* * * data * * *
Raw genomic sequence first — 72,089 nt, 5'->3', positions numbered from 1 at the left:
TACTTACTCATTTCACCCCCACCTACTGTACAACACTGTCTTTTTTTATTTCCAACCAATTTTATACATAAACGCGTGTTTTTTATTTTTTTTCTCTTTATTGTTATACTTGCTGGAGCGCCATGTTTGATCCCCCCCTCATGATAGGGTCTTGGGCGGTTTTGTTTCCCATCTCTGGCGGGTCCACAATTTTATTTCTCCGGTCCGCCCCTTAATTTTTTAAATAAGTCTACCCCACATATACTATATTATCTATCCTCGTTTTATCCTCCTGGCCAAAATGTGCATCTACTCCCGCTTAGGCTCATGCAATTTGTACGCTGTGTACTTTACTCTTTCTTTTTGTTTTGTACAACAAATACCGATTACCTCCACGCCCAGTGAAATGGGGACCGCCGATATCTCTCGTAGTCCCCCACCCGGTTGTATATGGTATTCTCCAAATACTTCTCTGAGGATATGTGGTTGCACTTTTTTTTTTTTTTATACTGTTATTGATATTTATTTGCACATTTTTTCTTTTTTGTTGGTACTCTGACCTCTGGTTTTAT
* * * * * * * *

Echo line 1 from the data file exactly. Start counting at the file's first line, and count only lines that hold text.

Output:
Raw genomic sequence first — 72,089 nt, 5'->3', positions numbered from 1 at the left: